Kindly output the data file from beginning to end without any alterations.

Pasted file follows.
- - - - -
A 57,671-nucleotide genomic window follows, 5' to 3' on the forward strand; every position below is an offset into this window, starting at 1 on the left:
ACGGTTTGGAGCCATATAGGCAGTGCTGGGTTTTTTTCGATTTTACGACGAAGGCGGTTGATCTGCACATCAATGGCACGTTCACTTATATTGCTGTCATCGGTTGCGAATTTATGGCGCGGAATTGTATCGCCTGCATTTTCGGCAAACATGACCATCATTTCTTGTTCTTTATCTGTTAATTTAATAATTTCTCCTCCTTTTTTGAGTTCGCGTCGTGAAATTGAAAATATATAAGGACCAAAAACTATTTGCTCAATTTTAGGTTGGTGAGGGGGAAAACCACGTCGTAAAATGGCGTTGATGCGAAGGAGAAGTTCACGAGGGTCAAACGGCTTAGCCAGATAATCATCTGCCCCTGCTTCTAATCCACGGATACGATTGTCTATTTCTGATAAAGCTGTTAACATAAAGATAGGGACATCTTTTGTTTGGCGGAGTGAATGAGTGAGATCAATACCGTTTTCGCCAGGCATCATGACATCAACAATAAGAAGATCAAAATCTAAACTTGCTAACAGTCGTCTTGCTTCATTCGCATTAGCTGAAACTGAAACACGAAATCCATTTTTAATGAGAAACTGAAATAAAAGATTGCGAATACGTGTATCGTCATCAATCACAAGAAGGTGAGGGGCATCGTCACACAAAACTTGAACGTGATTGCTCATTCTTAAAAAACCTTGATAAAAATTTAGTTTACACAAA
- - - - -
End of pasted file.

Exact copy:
A 57,671-nucleotide genomic window follows, 5' to 3' on the forward strand; every position below is an offset into this window, starting at 1 on the left:
ACGGTTTGGAGCCATATAGGCAGTGCTGGGTTTTTTTCGATTTTACGACGAAGGCGGTTGATCTGCACATCAATGGCACGTTCACTTATATTGCTGTCATCGGTTGCGAATTTATGGCGCGGAATTGTATCGCCTGCATTTTCGGCAAACATGACCATCATTTCTTGTTCTTTATCTGTTAATTTAATAATTTCTCCTCCTTTTTTGAGTTCGCGTCGTGAAATTGAAAATATATAAGGACCAAAAACTATTTGCTCAATTTTAGGTTGGTGAGGGGGAAAACCACGTCGTAAAATGGCGTTGATGCGAAGGAGAAGTTCACGAGGGTCAAACGGCTTAGCCAGATAATCATCTGCCCCTGCTTCTAATCCACGGATACGATTGTCTATTTCTGATAAAGCTGTTAACATAAAGATAGGGACATCTTTTGTTTGGCGGAGTGAATGAGTGAGATCAATACCGTTTTCGCCAGGCATCATGACATCAACAATAAGAAGATCAAAATCTAAACTTGCTAACAGTCGTCTTGCTTCATTCGCATTAGCTGAAACTGAAACACGAAATCCATTTTTAATGAGAAACTGAAATAAAAGATTGCGAATACGTGTATCGTCATCAATCACAAGAAGGTGAGGGGCATCGTCACACAAAACTTGAACGTGATTGCTCATTCTTAAAAAACCTTGATAAAAATTTAGTTTACACAAA